Neurological symptoms at a glance

Neurological symptoms such as chemotherapy-induced peripheral neuropathy (CIPN) can have substantial impacts on your quality of life and ability to complete cancer treatment. About 30 to 40% of people treated with neurotoxic chemotherapy will develop CIPN. CIPN can linger for years after treatment is stopped.1Seretny M, Currie GL et al. Incidence, prevalence, and predictors of chemotherapy-induced peripheral neuropathy: a systematic review and meta-analysis. Pain. 2014 Dec;155(12):2461-2470.

Neurological symptoms can display in several ways:

  • Changes in sensation or function such as pain, tingling, or lack of coordination
  • Muscle-related effects such as weakness or difficulty swallowing
  • Cognitive effects such as memory loss or language impairment
  • Pain-related effects such as headaches, back pain, or pain in hands or feet.

We discuss managing pain in our separate Pain handbook.

Both cancer itself and cancer treatments can cause or contribute to neurological symptoms and side effects. Conventional and complementary therapies can help you manage these symptoms.

Top practices and therapies for managing neurological symptoms

The effects of these practices and therapies on neurological symptoms are summarized on What approaches can help you manage neurological symptoms? ›

Therapies and practices we have reviewed

Further therapies

Therapies recommended in clinical practice guidelines; see guidelines ›

Cold or heat

Transcutaneous electrical nerve stimulation (TENS)


Nancy Hepp, MS

Lead Researcher
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Ms. Hepp is a researcher and communicator who has been writing and editing educational content on varied health topics for more than 20 years. She serves as lead researcher and writer for CancerChoices and also served as the first program manager. Her graduate work in research and cognitive psychology, her master’s degree in instructional design, and her certificate in web design have all guided her in writing and presenting information for a wide variety of audiences and uses. Nancy’s service as faculty development coordinator in the Department of Family Medicine at Wright State University also provided experience in medical research, plus insights into medical education and medical care from the professional’s perspective.

Nancy Hepp, MS Lead Researcher

Laura Pole, MSN, RN, OCNS

Senior Clinical Consultant
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Laura Pole is senior clinical consultant for CancerChoices. Laura is an oncology clinical nurse specialist who has been providing integrative oncology clinical care, navigation, consultation, and education services for over 40 years. She is the co-creator and co-coordinator of the Integrative Oncology Navigation Training at Smith Center for Healing and the Arts in Washington, DC. Laura also manages the “Media Watch Cancer News That You Can Use” listserv for Smith Center/Commonweal. In her role as a palliative care educator and consultant, Laura has served as statewide Respecting Choices Faculty for the Virginia POST (Physician Orders for Scope of Treatment) Collaborative as well as provided statewide professional education on palliative and end-of-life care for the Virginia Association for Hospices and Palliative Care.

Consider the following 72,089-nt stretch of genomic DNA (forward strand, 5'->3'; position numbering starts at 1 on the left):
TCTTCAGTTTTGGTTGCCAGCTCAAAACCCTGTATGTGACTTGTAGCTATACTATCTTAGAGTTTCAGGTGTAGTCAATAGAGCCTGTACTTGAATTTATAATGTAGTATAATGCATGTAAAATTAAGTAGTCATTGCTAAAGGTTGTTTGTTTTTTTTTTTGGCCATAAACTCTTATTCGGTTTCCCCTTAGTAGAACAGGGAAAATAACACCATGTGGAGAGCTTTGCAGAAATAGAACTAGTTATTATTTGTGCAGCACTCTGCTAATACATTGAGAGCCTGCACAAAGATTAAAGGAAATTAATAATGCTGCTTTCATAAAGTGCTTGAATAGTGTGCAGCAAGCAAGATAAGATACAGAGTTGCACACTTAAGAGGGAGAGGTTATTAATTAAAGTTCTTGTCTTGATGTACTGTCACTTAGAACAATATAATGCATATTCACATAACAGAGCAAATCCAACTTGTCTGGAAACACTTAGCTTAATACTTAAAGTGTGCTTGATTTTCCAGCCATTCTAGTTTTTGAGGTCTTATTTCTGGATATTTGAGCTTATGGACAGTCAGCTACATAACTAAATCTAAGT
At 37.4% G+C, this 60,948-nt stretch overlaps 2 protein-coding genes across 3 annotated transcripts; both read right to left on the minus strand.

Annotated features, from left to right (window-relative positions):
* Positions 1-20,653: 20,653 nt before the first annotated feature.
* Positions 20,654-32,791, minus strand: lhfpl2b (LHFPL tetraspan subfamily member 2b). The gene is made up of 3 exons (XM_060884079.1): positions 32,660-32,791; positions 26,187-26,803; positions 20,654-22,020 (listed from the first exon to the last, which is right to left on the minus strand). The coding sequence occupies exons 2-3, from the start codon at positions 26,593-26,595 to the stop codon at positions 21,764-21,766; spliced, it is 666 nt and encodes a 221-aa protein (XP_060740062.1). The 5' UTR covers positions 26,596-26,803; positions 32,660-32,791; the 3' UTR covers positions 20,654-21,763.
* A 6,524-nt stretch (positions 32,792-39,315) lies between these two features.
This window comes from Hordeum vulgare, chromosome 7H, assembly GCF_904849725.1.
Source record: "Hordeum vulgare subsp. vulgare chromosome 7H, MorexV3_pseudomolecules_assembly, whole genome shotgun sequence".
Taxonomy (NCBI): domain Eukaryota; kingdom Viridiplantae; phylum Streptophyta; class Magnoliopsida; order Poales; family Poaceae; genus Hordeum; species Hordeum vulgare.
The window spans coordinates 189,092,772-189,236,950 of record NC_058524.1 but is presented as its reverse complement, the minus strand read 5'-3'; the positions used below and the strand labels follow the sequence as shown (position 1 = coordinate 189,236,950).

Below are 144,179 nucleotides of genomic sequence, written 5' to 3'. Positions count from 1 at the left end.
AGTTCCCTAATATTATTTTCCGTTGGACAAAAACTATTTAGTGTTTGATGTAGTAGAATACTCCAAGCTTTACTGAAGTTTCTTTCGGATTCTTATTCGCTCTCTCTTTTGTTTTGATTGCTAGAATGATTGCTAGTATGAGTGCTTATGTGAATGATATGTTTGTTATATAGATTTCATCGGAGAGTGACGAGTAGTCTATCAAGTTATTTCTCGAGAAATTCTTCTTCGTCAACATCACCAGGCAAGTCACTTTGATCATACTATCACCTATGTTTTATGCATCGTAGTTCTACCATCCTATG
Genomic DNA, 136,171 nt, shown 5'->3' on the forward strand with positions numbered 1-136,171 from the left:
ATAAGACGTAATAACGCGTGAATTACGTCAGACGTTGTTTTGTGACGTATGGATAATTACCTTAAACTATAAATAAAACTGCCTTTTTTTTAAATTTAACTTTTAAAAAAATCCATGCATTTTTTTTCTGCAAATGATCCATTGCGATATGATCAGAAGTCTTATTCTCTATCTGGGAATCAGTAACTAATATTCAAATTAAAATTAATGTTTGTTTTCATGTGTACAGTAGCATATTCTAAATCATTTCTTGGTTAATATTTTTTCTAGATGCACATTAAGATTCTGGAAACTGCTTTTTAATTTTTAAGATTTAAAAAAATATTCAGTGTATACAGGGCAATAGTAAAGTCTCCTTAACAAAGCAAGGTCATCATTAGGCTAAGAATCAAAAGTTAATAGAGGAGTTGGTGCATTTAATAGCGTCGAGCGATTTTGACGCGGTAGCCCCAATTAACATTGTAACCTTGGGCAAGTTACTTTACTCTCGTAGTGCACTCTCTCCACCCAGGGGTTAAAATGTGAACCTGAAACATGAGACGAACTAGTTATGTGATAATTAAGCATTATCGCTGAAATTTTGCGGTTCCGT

For CancerChoices, Laura curates content and research, networks with clinical and organizational partners, brings awareness and education of integrative oncology at professional and patient conferences and programs, and translates research into information relevant to the patient experience as well as clinical practice.

Laura sees her work with CancerChoices as a perfect alignment of all her passions, knowledge and skills in integrative oncology care. She is honored to serve you.

Laura Pole, MSN, RN, OCNS Senior Clinical Consultant


Sarah Soles, ND

Naturopathic physician
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Dr. Sarah Soles completed her naturopathic medical training at the Canadian College of Naturopathic Medicine. During her internship on the adjunctive cancer care shift, she learned the immense value of combining naturopathic approaches with conventional cancer treatments. Dr. Soles went on to complete a two-year residency in naturopathic cancer care at the Integrated Health Clinic. She continues to help patients in all stages of their cancer journey—from screening and prevention to active treatment or maintaining a remission. She is also the research director for the Knowledge in Naturopathic Oncology Website and a contributing author to the Textbook of Naturopathic Oncology: A Desktop Guide to Integrative Cancer Care.

Sarah Soles, ND Naturopathic physician

Last update: January 8, 2024

Last full literature review: April 2022

CancerChoices provides information about integrativein cancer care, a patient-centered approach combining the best of conventional care, self care, and evidence-informed complementary care in an integrated plan cancer care. We review complementaryin cancer care, complementary care involves the use of therapies intended to enhance or add to standard conventional treatments; examples include supplements, mind-body approaches such as yoga or psychosocialtherapy, and acupuncture therapies and self carelifestyle actions and behaviors that may impact cancer outcomes; examples include eating health-promoting foods, limiting alcohol, increasing physical activity, and managing stress practices to help patients and professionals explore and integrate the best combination of conventionalthe cancer care offered by conventionally trained physicians and most hospitals; examples are chemotherapy, surgery, and radiotherapy and complementary therapies and practices for each person.

Our staff have no financial conflicts of interest to declare. We receive no funds from any manufacturers or retailers gaining financial profit by promoting or discouraging therapies mentioned on this site.